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Long-Run Saving Dynamics: Evidence from Unexpected Inheritances

Jeppe Druedahl () and Alessandro Martinello
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Jeppe Druedahl: University of Copenhagen, Department of Economics, Postal: Öster Farimagsgade 5, Copenhagen, Denmark

No 2016:7, Working Papers from Lund University, Department of Economics

Abstract: Long-run saving dynamics are a crucial component of consumption-saving behavior. This paper makes two contributions to the consumption literature. First, we exploit inheritance episodes to provide novel causal evidence on the long-run effects of a large financial windfall on saving behavior. For identification, we combine a longitudinal panel of administrative wealth reports with variation in the timing of sudden, unexpected parental deaths. We show that after inheritance net worth converges towards the path established before parental death, with only a third of the initial windfall remaining after a decade. These dynamics are qualitatively consistent with convergence to a buffer-stock target. Second, we analyze our findings through the lens of a generalized consumption-saving framework, and show that life-cycle consumption models can replicate this behavior, but only if the precautionary saving motive is stronger than usually assumed. This result also holds for two-asset models, which imply a high marginal propensity to consume.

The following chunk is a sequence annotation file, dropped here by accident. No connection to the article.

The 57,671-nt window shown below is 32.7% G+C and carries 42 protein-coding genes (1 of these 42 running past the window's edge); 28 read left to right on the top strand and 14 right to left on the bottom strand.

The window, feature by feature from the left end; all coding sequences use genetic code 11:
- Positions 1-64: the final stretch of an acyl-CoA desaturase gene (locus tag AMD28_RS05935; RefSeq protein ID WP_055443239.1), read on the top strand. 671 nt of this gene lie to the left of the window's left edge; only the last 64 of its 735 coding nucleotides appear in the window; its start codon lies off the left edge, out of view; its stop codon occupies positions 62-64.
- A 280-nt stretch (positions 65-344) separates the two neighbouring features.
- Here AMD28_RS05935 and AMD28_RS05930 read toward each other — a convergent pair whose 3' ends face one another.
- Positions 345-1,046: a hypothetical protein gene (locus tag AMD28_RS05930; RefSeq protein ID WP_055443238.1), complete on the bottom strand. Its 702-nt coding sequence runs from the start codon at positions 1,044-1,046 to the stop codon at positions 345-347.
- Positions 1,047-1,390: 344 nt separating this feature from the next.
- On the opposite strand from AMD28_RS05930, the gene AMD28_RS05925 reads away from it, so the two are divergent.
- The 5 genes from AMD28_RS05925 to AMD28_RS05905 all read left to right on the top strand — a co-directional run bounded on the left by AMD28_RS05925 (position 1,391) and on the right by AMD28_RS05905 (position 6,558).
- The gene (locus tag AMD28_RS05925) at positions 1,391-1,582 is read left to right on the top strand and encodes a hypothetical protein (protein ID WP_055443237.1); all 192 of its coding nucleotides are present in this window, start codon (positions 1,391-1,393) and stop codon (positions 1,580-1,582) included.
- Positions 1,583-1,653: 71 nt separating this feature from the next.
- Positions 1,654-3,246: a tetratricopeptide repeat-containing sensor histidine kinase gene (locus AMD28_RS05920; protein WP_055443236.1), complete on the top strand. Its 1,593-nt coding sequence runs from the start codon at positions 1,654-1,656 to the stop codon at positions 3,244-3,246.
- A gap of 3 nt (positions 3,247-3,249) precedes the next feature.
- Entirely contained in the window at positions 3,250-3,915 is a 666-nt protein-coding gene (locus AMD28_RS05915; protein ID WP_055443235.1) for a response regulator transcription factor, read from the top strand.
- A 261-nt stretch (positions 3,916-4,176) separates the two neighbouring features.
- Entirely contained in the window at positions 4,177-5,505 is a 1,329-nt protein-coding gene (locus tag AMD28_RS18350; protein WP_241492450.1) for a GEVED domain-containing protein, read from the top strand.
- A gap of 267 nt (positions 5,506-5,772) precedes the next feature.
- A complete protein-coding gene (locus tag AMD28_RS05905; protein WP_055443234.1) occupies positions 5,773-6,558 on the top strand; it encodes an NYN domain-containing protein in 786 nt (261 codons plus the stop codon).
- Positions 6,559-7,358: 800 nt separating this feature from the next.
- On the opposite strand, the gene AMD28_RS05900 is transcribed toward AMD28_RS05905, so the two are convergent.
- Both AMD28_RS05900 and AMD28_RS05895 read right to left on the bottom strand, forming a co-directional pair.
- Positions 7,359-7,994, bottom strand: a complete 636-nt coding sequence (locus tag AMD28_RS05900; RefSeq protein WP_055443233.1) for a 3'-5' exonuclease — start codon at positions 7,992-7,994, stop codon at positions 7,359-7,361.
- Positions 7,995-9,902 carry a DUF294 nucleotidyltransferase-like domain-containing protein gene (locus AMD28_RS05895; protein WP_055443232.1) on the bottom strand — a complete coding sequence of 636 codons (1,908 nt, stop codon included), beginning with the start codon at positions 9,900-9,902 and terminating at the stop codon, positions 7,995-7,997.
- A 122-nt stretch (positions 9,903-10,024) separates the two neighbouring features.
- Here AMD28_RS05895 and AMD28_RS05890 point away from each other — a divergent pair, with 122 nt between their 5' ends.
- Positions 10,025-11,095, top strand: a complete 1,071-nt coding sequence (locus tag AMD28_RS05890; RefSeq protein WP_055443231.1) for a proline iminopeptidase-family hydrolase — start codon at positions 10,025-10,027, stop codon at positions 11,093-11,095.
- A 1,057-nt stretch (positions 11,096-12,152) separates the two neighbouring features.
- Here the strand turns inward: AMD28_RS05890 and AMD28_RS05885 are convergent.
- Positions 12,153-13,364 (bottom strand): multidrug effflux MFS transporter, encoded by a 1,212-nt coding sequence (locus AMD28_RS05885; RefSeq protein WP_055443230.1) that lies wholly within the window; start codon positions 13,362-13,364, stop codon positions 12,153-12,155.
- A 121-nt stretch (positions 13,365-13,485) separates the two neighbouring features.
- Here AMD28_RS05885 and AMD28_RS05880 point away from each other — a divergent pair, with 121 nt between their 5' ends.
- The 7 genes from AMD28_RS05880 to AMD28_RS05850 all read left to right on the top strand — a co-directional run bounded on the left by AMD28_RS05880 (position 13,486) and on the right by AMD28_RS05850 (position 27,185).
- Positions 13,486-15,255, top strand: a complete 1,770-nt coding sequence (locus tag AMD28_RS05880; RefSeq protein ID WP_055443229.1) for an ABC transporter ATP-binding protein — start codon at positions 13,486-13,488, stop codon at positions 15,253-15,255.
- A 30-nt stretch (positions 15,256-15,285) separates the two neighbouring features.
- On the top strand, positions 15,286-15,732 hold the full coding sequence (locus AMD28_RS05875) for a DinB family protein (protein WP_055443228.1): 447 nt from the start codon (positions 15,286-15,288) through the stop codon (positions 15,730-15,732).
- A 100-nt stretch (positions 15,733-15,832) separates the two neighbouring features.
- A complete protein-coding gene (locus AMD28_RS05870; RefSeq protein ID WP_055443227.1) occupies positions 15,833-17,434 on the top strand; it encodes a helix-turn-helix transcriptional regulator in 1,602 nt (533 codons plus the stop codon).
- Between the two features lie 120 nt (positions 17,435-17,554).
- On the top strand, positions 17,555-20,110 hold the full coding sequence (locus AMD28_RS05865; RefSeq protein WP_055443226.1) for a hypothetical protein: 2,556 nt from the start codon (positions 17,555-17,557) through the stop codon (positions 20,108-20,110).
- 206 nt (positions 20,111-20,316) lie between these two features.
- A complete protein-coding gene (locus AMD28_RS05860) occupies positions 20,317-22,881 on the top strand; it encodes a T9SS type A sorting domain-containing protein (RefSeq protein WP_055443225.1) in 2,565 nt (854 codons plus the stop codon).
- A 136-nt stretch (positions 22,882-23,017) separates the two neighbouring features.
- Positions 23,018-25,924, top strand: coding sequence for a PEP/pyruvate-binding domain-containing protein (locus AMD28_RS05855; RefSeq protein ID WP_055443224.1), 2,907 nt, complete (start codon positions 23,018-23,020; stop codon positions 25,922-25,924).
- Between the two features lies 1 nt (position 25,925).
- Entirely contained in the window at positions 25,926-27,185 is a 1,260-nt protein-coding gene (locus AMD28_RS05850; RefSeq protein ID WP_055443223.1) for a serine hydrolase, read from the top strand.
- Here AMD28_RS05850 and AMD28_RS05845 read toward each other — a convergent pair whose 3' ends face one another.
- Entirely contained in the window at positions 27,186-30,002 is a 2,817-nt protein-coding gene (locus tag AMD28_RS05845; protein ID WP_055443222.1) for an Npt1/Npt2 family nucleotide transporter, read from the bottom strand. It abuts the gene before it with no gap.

Keywords: Inheritance; saving dynamics; consumption; buffer-stock; structural; causal; convergence; precautionary; retirement (search for similar items in EconPapers)
JEL-codes: D14 D91 E21 G11 G40 (search for similar items in EconPapers)
New Economics Papers: this item is included in nep-mac
Date: 2016-04-18, Revised 2018-05-08
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Working Paper: Long-Run Saving Dynamics: Evidence from Unexpected Inheritances (2018) Downloads
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